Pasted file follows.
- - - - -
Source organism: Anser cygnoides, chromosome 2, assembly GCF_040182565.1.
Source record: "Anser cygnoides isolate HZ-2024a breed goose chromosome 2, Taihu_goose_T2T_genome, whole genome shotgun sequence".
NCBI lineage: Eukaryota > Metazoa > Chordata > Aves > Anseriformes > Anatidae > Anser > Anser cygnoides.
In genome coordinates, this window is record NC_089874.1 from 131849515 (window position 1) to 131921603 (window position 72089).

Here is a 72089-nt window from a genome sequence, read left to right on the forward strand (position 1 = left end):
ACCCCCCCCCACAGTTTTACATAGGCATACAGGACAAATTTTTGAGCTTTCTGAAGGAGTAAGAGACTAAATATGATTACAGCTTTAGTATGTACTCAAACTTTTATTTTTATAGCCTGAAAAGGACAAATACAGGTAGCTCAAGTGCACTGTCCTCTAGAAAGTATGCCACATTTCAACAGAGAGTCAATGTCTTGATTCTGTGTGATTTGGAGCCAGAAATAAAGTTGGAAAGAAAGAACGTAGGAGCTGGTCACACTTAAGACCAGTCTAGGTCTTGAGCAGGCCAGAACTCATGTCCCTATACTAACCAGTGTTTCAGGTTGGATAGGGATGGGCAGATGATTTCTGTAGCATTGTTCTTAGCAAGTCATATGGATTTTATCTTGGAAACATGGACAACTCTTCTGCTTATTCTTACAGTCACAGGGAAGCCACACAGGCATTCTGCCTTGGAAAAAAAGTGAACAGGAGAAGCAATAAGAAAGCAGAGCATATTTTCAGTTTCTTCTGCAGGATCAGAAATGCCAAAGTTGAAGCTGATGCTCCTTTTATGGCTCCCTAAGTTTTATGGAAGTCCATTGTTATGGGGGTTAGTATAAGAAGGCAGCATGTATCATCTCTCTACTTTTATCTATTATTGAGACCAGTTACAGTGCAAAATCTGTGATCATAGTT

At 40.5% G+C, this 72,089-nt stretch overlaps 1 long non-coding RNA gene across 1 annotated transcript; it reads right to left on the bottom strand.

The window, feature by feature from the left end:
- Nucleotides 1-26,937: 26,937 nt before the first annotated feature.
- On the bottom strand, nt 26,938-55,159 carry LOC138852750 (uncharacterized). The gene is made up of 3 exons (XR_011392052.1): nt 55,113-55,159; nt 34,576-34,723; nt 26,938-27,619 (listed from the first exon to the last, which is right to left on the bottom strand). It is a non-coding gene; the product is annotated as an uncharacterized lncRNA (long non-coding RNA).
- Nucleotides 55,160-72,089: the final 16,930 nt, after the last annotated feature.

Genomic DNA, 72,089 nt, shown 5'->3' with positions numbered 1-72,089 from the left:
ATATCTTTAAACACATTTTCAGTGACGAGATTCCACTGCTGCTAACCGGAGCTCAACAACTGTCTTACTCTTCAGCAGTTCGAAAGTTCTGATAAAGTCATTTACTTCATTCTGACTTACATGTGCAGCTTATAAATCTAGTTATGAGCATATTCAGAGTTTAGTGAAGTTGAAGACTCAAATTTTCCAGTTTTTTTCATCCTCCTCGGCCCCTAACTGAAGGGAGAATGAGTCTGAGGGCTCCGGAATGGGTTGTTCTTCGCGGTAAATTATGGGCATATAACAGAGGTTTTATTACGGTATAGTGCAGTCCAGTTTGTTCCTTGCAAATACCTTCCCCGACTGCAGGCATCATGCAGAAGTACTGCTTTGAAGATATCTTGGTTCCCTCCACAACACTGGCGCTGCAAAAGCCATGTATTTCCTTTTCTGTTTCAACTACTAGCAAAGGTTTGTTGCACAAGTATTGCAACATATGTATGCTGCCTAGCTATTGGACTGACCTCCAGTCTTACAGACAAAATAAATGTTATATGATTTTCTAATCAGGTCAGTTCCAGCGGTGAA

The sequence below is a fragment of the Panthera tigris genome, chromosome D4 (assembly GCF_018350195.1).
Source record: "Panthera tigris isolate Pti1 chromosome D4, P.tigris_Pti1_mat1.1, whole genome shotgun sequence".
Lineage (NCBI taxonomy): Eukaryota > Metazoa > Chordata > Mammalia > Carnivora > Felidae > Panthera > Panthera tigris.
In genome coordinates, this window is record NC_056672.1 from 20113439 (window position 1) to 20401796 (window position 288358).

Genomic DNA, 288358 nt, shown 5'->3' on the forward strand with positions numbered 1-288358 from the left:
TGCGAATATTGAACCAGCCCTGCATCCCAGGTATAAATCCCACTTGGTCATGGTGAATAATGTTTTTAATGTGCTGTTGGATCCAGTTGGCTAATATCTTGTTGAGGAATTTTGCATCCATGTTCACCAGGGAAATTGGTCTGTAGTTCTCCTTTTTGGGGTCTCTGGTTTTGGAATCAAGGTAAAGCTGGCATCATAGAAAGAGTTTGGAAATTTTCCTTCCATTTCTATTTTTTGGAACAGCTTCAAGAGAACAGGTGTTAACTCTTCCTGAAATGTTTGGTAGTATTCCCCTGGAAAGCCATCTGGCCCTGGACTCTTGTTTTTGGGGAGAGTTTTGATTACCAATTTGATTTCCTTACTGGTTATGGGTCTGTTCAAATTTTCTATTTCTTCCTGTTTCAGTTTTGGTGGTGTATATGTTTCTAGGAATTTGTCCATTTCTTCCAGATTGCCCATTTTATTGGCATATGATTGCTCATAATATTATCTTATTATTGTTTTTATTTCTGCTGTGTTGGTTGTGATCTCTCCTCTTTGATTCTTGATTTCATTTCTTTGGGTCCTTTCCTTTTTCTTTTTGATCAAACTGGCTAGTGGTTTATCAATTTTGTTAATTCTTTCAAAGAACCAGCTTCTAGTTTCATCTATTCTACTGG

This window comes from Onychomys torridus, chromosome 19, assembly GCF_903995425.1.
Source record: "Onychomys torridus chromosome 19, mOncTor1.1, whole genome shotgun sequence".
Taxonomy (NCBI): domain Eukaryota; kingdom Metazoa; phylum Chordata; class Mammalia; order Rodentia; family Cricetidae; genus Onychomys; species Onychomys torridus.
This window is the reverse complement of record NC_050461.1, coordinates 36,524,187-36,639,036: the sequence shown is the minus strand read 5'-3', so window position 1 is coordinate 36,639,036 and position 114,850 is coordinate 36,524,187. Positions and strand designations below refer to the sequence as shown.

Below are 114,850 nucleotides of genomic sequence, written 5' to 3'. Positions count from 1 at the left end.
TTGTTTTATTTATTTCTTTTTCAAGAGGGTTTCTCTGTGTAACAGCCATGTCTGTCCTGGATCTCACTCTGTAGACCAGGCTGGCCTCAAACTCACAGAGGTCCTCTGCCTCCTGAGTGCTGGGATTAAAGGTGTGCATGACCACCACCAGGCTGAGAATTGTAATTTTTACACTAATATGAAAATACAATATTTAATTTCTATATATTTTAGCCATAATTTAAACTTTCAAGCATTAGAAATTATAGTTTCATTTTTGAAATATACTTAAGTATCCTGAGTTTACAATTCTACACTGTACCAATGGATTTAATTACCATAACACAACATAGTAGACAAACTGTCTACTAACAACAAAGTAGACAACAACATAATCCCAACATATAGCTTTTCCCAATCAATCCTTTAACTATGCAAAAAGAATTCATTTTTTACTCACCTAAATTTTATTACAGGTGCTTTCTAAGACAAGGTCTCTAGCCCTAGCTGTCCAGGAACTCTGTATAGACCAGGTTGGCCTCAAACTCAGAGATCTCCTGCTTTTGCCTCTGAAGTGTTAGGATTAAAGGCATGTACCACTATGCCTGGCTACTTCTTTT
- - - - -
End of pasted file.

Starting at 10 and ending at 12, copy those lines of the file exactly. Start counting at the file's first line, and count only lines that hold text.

- On the bottom strand, nt 26,938-55,159 carry LOC138852750 (uncharacterized). The gene is made up of 3 exons (XR_011392052.1): nt 55,113-55,159; nt 34,576-34,723; nt 26,938-27,619 (listed from the first exon to the last, which is right to left on the bottom strand). It is a non-coding gene; the product is annotated as an uncharacterized lncRNA (long non-coding RNA).
- Nucleotides 55,160-72,089: the final 16,930 nt, after the last annotated feature.

Genomic DNA, 72,089 nt, shown 5'->3' with positions numbered 1-72,089 from the left: